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Faith Leaders to Congress: Enough Is Enough on Climate

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As a seductively early spring brings premature cherry blossoms to our nation's capital and while cruel storms and floods pound the Midwest, our Congress seems to have forgotten about the climate crisis. Nevertheless, a recent article in Scientific American underscores these disasters by warning that we are rapidly reaching the point of irreversible global warming.

As a more hopeful harbinger of spring, a dynamic new multi-faith collaborative initiative is planning creative actions in Washington to awaken the lawmakers, the administration and the American people to the moral and spiritual imperative of this issue. The Interfaith Moral Action on Climate Change (IMAC) is bringing together a unique alliance to raise a prophetic cry in the name of God's creation. Our interdenominational spectrum spans the Evangelical church, the African American church, the NAACP, Jews, Muslims, Native Americans and others. They are proclaiming that their holy consensus on the sacredness of Creation transcends any of their doctrinal differences.

On April 24th of Earth Week, IMAC will create an inspirational and prophetic presence in the streets, sanctuaries and halls of Congress. The day will include a Sunrise Service at the Martin Luther King, Jr. Monument and the "Cry of the Earth: A Service for Healing the Climate" at the historic New York Avenue Presbyterian Church. A dramatic and colorful procession to the Congress will follow; last, the faithful will be commissioned for serious discussions with their representatives.

Inspired by their scriptures and by leaders such as Patriarch Bartholomew of Constantinople, who has called climate change "a crime against humanity," IMAC will call for change from a religious perspective. Our goals include an end to our addiction to fossil fuel and an embrace of God's gifts of the clean renewable energy of the sun, the wind and geothermal energy -- along with the green jobs created by this strategy. Believers and all people of good will expect that candidates in the upcoming elections will include what is undoubtedly the greatest spiritual and moral issue of our time. This vision recognizes that the poor and people of color are most vulnerable to climate disasters.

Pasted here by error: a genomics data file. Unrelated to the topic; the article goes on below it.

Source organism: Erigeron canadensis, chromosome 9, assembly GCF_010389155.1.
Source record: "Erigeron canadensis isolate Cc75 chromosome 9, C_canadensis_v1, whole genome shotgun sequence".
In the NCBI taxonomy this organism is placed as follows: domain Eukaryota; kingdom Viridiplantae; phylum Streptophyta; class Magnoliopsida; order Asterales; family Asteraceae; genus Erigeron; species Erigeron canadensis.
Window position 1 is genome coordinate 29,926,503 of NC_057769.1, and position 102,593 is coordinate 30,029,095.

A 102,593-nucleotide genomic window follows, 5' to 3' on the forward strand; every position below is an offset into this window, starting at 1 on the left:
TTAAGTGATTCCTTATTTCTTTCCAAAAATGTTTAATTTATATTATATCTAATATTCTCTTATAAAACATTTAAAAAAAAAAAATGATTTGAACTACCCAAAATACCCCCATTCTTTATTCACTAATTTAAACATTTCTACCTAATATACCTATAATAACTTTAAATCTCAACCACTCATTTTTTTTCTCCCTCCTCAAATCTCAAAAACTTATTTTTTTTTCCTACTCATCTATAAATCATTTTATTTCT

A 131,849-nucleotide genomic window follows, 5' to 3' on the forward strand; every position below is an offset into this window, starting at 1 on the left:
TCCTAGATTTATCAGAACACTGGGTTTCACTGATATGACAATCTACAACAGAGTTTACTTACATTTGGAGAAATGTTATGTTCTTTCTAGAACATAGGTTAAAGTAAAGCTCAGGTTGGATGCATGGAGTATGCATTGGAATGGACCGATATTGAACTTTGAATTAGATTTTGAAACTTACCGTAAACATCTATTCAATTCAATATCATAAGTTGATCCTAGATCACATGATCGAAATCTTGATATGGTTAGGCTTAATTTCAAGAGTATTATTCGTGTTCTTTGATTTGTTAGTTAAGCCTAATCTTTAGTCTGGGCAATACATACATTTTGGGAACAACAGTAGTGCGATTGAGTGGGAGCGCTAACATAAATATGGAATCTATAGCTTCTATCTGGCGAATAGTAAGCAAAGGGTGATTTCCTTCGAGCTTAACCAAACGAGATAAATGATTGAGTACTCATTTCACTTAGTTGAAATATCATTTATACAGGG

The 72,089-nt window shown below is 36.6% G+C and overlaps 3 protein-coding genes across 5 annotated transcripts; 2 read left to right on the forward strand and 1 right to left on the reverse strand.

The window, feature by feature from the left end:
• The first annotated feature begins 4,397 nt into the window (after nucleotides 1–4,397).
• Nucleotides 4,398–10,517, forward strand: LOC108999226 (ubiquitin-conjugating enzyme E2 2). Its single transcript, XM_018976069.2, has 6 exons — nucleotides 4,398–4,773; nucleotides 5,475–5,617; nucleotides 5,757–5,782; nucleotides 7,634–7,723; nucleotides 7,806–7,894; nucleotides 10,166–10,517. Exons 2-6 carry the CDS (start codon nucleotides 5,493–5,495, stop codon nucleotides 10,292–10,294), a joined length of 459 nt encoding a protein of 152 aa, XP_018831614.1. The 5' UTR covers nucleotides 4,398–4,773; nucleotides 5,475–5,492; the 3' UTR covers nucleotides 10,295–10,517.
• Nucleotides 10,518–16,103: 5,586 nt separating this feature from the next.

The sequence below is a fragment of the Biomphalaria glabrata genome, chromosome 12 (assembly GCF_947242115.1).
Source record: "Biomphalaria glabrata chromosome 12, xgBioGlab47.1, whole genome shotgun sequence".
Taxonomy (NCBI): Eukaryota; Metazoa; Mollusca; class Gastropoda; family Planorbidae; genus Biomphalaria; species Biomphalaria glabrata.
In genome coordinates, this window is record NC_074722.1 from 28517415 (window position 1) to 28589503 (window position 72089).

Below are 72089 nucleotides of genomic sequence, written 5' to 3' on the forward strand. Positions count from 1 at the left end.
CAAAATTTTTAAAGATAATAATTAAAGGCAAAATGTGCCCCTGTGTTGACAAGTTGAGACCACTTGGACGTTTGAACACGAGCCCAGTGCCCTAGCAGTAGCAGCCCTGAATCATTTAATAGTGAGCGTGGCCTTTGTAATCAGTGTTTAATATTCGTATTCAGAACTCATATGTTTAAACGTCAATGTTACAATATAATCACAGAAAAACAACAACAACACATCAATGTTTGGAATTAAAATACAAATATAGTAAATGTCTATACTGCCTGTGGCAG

As Jesus once drove the money changers out of the temple and the prophet Jeremiah preached his fiery message of repentance from injustice, IMAC is calling on national decision makers to change their moral and political direction while there is still time. The timing of these events is a deliberate response to the diminished awareness and interest in the issue by the government, the public and much of the media -- all colored by the millions of dollars the fossil fuel industry is pouring into the debate.

Filled with hope, IMAC delegates will present their legislators with the moral challenge to awaken to the climate crisis with concrete legislation and other actions now. They will be carrying report cards marked with a red "F" -- a reflection of Congress's overwhelming failure to address the climate crisis.

The science shows that we are at a tipping point: intolerable temperatures and melting glaciers exist against the backdrop of a dwindling oil supply. This moment is similarly a moral tipping point in which decision makers in the Congress and White House, pressured by popular outcry, can still change the direction of our nation. We will assure that our collective voices will rise up from gatherings in houses of worship across the land and from the hearts of people of goodwill everywhere.

Father Paul Mayer is a theologian, writer and co-founder of IMAC.